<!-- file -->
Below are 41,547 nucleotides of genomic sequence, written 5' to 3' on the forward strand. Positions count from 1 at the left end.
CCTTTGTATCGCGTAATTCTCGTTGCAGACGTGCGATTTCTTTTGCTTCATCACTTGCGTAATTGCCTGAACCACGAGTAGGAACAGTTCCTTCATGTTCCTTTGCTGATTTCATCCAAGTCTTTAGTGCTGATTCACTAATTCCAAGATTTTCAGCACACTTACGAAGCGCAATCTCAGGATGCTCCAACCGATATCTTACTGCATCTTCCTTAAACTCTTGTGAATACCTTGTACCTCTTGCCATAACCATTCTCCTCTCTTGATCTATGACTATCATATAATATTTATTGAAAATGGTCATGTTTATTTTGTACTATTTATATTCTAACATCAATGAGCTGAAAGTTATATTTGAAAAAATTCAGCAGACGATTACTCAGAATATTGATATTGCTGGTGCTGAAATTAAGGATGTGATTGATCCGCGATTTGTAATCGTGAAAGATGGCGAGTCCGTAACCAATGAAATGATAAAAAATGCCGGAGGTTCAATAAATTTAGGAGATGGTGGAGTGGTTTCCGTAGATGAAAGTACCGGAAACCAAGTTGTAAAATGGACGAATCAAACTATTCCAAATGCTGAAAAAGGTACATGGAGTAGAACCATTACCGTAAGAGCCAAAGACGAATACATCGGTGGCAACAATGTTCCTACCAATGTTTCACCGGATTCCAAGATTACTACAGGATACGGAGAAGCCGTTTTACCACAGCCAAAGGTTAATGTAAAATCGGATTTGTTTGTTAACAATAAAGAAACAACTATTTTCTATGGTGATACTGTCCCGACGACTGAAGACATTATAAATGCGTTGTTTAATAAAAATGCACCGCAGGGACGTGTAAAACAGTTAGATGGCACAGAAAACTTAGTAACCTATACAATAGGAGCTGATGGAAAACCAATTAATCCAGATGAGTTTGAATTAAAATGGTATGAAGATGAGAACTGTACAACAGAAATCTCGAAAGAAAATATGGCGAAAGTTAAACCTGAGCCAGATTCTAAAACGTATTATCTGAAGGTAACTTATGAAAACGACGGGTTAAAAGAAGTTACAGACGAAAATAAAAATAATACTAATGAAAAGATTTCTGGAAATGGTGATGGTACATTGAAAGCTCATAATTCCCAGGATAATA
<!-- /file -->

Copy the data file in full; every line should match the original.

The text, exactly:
Below are 41,547 nucleotides of genomic sequence, written 5' to 3' on the forward strand. Positions count from 1 at the left end.
CCTTTGTATCGCGTAATTCTCGTTGCAGACGTGCGATTTCTTTTGCTTCATCACTTGCGTAATTGCCTGAACCACGAGTAGGAACAGTTCCTTCATGTTCCTTTGCTGATTTCATCCAAGTCTTTAGTGCTGATTCACTAATTCCAAGATTTTCAGCACACTTACGAAGCGCAATCTCAGGATGCTCCAACCGATATCTTACTGCATCTTCCTTAAACTCTTGTGAATACCTTGTACCTCTTGCCATAACCATTCTCCTCTCTTGATCTATGACTATCATATAATATTTATTGAAAATGGTCATGTTTATTTTGTACTATTTATATTCTAACATCAATGAGCTGAAAGTTATATTTGAAAAAATTCAGCAGACGATTACTCAGAATATTGATATTGCTGGTGCTGAAATTAAGGATGTGATTGATCCGCGATTTGTAATCGTGAAAGATGGCGAGTCCGTAACCAATGAAATGATAAAAAATGCCGGAGGTTCAATAAATTTAGGAGATGGTGGAGTGGTTTCCGTAGATGAAAGTACCGGAAACCAAGTTGTAAAATGGACGAATCAAACTATTCCAAATGCTGAAAAAGGTACATGGAGTAGAACCATTACCGTAAGAGCCAAAGACGAATACATCGGTGGCAACAATGTTCCTACCAATGTTTCACCGGATTCCAAGATTACTACAGGATACGGAGAAGCCGTTTTACCACAGCCAAAGGTTAATGTAAAATCGGATTTGTTTGTTAACAATAAAGAAACAACTATTTTCTATGGTGATACTGTCCCGACGACTGAAGACATTATAAATGCGTTGTTTAATAAAAATGCACCGCAGGGACGTGTAAAACAGTTAGATGGCACAGAAAACTTAGTAACCTATACAATAGGAGCTGATGGAAAACCAATTAATCCAGATGAGTTTGAATTAAAATGGTATGAAGATGAGAACTGTACAACAGAAATCTCGAAAGAAAATATGGCGAAAGTTAAACCTGAGCCAGATTCTAAAACGTATTATCTGAAGGTAACTTATGAAAACGACGGGTTAAAAGAAGTTACAGACGAAAATAAAAATAATACTAATGAAAAGATTTCTGGAAATGGTGATGGTACATTGAAAGCTCATAATTCCCAGGATAATA